NIAMEY, Niger, 17 July 2008 — The latest UNICEF-World Health Programme Joint Monitoring Programme report focuses on sanitation improvements. The report finds that while more people are drinking water from safe sources, far too few are using improved sanitation. Niger has one of the lowest rates of improved sanitation, and problems remain with water supply there.
Unsafe water and poor sanitation and hygiene are among the underlying causes of Niger’s high child mortality rate. Water-borne diseases account for nearly 20 per cent of deaths in children under the age of five here. Less than 45 per cent of the population has access to clean water, and less than 10 per cent to adequate sanitation.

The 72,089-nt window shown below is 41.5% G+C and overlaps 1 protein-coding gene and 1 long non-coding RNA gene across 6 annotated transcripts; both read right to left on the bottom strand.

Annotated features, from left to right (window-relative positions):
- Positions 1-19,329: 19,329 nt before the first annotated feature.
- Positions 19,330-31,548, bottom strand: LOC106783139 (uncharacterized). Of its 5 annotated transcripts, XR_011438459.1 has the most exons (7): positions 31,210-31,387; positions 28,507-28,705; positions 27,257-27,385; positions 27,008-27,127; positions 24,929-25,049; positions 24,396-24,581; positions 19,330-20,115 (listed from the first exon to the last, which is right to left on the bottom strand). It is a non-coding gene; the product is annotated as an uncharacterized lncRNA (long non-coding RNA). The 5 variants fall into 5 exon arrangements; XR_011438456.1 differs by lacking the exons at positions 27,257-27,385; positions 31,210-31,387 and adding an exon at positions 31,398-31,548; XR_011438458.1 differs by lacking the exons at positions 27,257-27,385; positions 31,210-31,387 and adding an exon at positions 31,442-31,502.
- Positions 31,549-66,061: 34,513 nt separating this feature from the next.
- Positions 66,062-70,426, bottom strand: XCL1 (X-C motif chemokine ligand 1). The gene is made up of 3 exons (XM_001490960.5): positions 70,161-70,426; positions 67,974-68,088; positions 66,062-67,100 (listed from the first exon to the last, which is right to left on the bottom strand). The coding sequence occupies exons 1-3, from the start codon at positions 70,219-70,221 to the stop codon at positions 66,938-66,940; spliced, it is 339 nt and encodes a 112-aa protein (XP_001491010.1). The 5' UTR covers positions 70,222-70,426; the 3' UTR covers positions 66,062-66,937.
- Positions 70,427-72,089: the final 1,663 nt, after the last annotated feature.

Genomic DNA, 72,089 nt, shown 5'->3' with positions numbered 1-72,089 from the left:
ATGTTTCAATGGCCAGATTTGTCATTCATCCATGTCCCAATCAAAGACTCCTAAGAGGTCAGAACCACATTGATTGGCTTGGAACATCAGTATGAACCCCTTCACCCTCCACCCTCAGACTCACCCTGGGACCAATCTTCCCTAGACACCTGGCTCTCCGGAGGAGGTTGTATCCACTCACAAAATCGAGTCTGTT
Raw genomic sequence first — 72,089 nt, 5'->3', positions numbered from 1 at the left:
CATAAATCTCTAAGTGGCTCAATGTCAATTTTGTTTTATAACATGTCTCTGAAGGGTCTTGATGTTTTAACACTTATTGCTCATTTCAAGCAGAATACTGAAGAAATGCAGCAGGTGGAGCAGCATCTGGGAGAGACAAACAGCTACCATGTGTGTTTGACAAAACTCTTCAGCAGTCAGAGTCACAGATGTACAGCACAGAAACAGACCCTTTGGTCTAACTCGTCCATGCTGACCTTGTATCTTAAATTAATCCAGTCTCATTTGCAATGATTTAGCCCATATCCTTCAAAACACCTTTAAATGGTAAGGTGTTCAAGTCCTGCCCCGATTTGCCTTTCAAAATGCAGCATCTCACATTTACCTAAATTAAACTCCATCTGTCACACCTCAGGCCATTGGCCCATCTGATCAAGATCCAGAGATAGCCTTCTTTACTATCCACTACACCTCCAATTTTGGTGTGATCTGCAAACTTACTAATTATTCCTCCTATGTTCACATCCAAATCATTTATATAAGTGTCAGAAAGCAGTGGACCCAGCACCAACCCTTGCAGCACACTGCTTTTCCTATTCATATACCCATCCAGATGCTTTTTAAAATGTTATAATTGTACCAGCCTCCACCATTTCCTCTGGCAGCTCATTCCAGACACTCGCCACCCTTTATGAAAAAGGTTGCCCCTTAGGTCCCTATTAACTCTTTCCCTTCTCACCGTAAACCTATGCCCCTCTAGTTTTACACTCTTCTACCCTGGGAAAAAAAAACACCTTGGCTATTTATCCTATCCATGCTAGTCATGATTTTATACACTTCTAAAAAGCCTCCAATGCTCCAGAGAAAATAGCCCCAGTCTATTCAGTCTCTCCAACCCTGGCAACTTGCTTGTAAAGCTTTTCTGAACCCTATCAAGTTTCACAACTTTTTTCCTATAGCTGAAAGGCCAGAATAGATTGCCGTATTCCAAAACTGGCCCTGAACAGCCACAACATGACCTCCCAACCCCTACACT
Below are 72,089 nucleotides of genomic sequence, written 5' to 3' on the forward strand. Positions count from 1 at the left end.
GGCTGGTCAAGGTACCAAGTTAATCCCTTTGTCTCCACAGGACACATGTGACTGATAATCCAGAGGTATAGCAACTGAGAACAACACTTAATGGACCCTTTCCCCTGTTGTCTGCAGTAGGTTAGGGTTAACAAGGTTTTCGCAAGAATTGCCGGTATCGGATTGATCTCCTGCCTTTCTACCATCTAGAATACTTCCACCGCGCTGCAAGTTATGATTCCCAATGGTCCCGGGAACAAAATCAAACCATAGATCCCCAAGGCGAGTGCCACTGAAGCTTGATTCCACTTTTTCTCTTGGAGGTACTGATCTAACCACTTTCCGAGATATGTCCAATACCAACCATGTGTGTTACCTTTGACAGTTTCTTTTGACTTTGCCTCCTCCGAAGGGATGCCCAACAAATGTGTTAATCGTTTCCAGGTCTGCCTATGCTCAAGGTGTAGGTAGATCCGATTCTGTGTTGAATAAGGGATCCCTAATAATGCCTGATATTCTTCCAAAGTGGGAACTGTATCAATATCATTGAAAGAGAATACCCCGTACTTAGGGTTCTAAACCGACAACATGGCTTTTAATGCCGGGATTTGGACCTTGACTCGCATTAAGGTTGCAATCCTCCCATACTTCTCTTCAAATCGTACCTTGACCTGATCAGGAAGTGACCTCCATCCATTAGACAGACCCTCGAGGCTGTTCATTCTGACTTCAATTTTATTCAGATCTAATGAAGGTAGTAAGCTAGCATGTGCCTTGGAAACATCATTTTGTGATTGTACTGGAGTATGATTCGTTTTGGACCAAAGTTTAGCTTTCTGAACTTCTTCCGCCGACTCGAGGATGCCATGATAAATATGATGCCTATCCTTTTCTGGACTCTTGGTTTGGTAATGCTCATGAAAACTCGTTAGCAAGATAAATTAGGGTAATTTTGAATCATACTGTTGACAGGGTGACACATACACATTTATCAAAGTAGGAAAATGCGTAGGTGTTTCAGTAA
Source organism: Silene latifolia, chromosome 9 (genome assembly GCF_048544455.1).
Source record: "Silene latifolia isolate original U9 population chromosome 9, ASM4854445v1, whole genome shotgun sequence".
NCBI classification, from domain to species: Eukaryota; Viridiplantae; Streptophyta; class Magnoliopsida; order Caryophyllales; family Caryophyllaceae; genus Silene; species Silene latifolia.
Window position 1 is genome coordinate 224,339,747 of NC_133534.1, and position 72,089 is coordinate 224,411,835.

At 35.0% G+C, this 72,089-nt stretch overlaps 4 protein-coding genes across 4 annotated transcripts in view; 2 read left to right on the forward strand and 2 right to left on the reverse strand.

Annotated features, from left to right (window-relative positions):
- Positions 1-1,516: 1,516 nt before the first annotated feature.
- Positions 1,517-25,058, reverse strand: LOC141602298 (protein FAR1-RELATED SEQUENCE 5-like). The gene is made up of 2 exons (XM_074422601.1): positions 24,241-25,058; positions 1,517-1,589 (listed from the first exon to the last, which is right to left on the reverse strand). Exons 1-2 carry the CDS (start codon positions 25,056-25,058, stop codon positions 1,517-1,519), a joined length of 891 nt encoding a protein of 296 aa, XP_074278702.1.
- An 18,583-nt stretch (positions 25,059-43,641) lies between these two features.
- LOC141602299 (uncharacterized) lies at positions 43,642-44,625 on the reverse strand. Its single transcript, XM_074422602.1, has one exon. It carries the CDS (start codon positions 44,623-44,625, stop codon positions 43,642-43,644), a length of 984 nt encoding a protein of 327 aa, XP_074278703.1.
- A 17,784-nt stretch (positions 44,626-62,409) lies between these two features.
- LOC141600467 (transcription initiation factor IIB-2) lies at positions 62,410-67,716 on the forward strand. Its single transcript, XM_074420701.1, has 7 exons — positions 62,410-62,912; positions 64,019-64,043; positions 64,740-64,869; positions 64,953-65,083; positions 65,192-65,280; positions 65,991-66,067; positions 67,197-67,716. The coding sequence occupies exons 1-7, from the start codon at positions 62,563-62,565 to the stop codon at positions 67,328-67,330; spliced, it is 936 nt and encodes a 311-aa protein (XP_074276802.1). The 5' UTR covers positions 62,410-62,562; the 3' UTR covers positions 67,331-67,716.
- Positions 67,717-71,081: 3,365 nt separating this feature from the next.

These statistics are well below Niger’s targets for achieving the Millennium Development Goals.
UNICEF is supporting the Government of Niger by working with communities to improve access to safe water and household water treatment and sanitation. By raising awareness of good hygiene practices such as hand washing and using family latrines, the country can prevent diarrhoea and reduce child deaths.
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